Electricity markets should be designed in close cooperation with all actors of the future energy System of Systems. The goal is to ensure seamless market interfaces and system optimisation between transmission & distribution and across sectors. Sector coupling technologies, like electrolysis, heat pumps and electric vehicles, will foster a more integrated energy system with the electricity sector in the centre. Efficient price signals will be essential to enable an optimal development of such a system as a whole, optimising the use of all energy resources across space and time. Potential distortions deriving from taxes and levies need to be minimised to ensure a level playing field between energy carriers, taking into account overall energy system costs and environmental externalities. Moreover, the market design should ensure an efficient access to decentralised energy and flexibility sources (including demand response) to be used where and when it is most beneficial.

Optimise short-term markets

Better reflect operational challenges to facilitate efficient use of infrastructure and secure system operation.

To ensure system resilience and efficient use of infrastructure, market design needs to properly reflect grid constraints and operational challenges in a highly complex and heterogeneous System of Systems. This can be achieved via requirements, price signals and products, including new ancillary services, new congestion management approaches coordinated with DSOs, and new grid tariff structures.

Firstly, TSOs need to identify, define, quantify and communicate long-term system needs to guide market design evolutions and stimulate technology and business innovation.

Secondly, the electricity market design must be able to better reflect the physical reality of the grid. Optimal use of infrastructure limits the costs of RES curtailments and congestion management which are rising in many countries and are ultimately borne by consumers. There are several options of increasing locational price signals within the design of wholesale markets from optimal bidding zones reconfiguration, encompass dispatch hubs 1, or nodal market design (where applicable). The most efficient solution will depend on future scenarios (e. g. pace of grid infrastructure development) and on regional / national specificities. As such, different solutions may be applied across the EU while ensuring the preservation of market integration. To optimise siting of assets, locational signals may also be introduced via specific components in support schemes or capacity mechanisms. The increasing operational challenges and the rapidly changing market actors also require new products for both balancing and non-frequency ancillary services, to support for example, voltage control, inertia and fast frequency response. Close coordination with DSOs will be necessary in order to properly carry out efficient congestion management mechanisms. Lastly, it could be useful to assess how grid tariffs structures can better reflect individual grid users contributions to system costs and to operational security.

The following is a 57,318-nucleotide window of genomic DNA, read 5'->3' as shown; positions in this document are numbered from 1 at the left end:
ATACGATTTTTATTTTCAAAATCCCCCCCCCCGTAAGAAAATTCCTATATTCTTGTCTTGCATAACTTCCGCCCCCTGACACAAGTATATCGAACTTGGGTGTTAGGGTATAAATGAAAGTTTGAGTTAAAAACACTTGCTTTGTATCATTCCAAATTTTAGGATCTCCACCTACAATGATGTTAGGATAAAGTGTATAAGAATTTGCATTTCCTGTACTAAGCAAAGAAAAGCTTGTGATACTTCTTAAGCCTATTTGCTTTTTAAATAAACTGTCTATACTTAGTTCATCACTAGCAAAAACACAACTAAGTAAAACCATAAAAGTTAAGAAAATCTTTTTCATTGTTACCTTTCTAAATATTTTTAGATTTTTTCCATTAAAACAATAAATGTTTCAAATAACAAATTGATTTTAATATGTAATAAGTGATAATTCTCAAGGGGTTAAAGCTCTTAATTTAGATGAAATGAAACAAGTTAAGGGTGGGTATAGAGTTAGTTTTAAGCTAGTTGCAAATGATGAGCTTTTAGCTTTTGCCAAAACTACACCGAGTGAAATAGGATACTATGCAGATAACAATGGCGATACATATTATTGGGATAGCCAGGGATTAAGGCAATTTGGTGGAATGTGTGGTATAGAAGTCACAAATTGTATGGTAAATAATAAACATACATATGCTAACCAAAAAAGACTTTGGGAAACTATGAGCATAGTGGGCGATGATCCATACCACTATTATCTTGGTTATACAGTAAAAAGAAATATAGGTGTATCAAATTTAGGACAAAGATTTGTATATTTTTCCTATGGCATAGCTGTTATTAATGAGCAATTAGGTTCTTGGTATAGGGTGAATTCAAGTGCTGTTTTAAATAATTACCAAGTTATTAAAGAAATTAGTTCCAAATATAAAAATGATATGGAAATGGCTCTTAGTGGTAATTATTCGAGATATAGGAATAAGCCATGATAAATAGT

Better reflect operational challenges

Complement price signals for efficient demand with targeted support to ensure affordability

Any future market design should not only facilitate the achievement of policy goals and support system needs, but also be in line with consumers’ needs. The identification of different preferences, promotion of new opportunities and freedom of choice will become even more important in the future. At the same time, affordability, simplicity and transparency must remain top priorities. The design of future markets will need to reflect the different values that consumers associate with their electricity, in terms of reliable capacity, flexibility, carbon footprint, vicinity of production, degree of self-sufficiency, trading possibilities. Energy communities will also become a solution to utilise local resources optimally while enhancing local engagement in the energy transition.

The recent sharp increase of average wholesale electricity prices, requires targeted policy measures to ensure energy affordability and consumer protection. Such measures should nevertheless ensure that efficient price signals for flexibility, demand response, and energy savings are not undermined. Direct consumer support measures can be complemented by several retail pricing solutions to mitigate consumers’ risks and costs increases such as fixed price contracts with fixed volumes or affordability options. Another interesting option is capacity subscriptions, which could facilitate smart load modulation during system scarcity, remunerating consumers that prefer this option, reducing overall system costs to ensure adequacy, and establishing a price for capacity based on individual consumers’ preferences.

In the longer run, the best way to reduce the impact of high fuel prices on consumers’ bills is to accelerate the development towards a power system with full carbon neutral generation and complementary flexibility, with significantly higher energy efficiency and optimised price signals.